Colorado Supreme Court hears arguments in CU Gun Ban case; are Coloradans’ gun rights in the crosshairs?
“No man’s life, liberty, property, or constitutional rights are safe while the Colorado Supreme Court is in session.” (again, with apologies to Mark Twain)
Clear The Bench Colorado has publicized the threat posed by the Colorado Supreme Court to our constitutional right to keep and bear arms in Colorado for some time (including an attempted exploitation of a court ruling to impose what amounts to an unconstitutional poll tax on gun sales and permits, the ban on responsible and licensed concealed-carry by the CU Board of Regents and an abortive CSU campus ban on concealed carry, along with debates and developments in both cases). After the CU Board of Regents voted to appeal the Colorado Court of Appeals ruling which in April struck down the CU ban on licensed permit-holders carrying firearms on campus (Court tosses CU gun ban), we warned Coloradans that another attack on our constitutional and statutory rights was coming.
The threat materialized in October 2010 when the Colorado Supreme Court granted certiorari (agreed to hear) the CU Board of Regents appeal of last April’s Colorado Court of Appeals ruling (which upheld state law and the rights of Colorado citizens against CU’s assertion of a right to ban licensed concealed carry in any area “governed” by the Board, including areas open to the public).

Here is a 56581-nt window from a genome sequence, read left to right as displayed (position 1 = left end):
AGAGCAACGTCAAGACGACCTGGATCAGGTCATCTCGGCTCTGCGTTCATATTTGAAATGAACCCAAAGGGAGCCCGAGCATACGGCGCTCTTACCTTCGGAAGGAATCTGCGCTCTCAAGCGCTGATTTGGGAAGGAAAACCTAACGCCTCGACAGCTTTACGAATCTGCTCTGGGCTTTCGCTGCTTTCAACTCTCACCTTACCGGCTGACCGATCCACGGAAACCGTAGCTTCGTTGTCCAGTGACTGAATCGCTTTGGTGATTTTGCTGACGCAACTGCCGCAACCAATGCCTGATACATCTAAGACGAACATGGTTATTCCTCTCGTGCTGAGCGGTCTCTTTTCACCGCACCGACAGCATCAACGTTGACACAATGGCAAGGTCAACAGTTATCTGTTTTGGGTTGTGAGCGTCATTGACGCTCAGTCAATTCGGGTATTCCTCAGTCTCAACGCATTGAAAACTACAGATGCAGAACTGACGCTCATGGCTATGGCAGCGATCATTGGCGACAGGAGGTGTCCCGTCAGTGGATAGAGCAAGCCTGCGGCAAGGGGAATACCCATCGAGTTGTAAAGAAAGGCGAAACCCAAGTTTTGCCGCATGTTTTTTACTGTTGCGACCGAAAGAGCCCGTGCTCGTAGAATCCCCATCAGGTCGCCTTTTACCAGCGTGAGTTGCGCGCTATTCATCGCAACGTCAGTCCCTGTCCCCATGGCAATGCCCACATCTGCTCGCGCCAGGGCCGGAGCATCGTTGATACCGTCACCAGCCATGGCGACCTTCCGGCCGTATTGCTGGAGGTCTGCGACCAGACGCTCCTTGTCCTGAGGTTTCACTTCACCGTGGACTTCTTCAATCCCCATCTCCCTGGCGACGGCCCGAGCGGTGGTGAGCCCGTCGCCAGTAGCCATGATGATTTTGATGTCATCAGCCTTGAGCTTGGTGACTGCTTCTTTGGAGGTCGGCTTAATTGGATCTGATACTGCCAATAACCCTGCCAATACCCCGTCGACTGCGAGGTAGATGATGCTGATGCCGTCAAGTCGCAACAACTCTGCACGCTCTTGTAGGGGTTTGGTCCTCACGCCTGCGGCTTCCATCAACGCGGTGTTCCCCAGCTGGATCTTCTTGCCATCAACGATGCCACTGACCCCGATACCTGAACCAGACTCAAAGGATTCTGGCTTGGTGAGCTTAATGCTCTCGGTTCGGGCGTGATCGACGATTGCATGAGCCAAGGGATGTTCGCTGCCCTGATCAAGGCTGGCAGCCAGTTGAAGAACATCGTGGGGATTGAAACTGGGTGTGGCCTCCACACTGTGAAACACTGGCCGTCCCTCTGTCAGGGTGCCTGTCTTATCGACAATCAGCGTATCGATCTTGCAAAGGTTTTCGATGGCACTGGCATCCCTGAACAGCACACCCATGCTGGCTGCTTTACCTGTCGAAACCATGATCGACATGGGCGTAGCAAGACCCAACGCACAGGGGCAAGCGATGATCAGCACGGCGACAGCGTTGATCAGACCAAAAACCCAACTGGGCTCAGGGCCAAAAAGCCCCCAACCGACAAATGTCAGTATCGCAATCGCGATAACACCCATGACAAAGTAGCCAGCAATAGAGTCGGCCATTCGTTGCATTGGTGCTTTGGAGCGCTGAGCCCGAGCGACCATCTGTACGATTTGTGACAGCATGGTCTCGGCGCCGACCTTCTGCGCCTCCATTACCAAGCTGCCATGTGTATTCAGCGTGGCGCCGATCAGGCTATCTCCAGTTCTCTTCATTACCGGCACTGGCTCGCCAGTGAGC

On Wednesday (8 June 2011), the Colorado Supreme Court heard oral arguments from attorneys representing CU (on one side) and various individual citizens and other interested parties on the other. The arguments lasted for one hour, and can be heard in their entirety via this link (audio recording, Regents v. Concealed Carry 10SC344).
The attorney for the CU Board of Regents argued that the CU Board has “constitutional authority” to “enact legislation governing the campus” – essentially, putting the CU Board of Regents “above the law” of the state of Colorado. The attorney cited some past rulings by the Colorado Supreme Court which had established some legal precedent for this view.
However, as the Colorado Court of Appeals had previously noted in its April 2010 ruling, the CU gun ban policy violates “the clear letter and intent of the statute authorizing statewide standards and universal application for concealed-carry permits:”
(1) (a) A permit to carry a concealed handgun authorizes the permittee to carry a concealed handgun in all areas of the state, except as specifically limited in this section.
The Colorado Court of Appeals could not have been more clear in upholding that view, and went further in upholding the constitutional right of Colorado citizens to bear arms in self-defense:
Because the statute expressly applies to “all areas of the state,” we conclude that plaintiffs have stated a claim for relief under the CCA. We further conclude that plaintiffs have stated a claim for relief under Colorado Constitution article II, section 13, which affords individuals the right to bear arms in self-defense.
The law – both constitutional and statutory – is clearly on the side of the plaintiffs, wishing to exercise their legal right to responsibly carry concealed weapons after undergoing an extensive background check, practical and legal training, and acquiring a permit for that purpose. The Concealed Carry Act applies to “all areas of the state,” except as specifically limited by the Act. The Regents lobbied to be included in the list of exceptions, but the legislature refused. The CU Board is now asking the Colorado Supreme Court to re-write the law to include the exception the Regents sought, but didn’t receive, when the legislation was passed.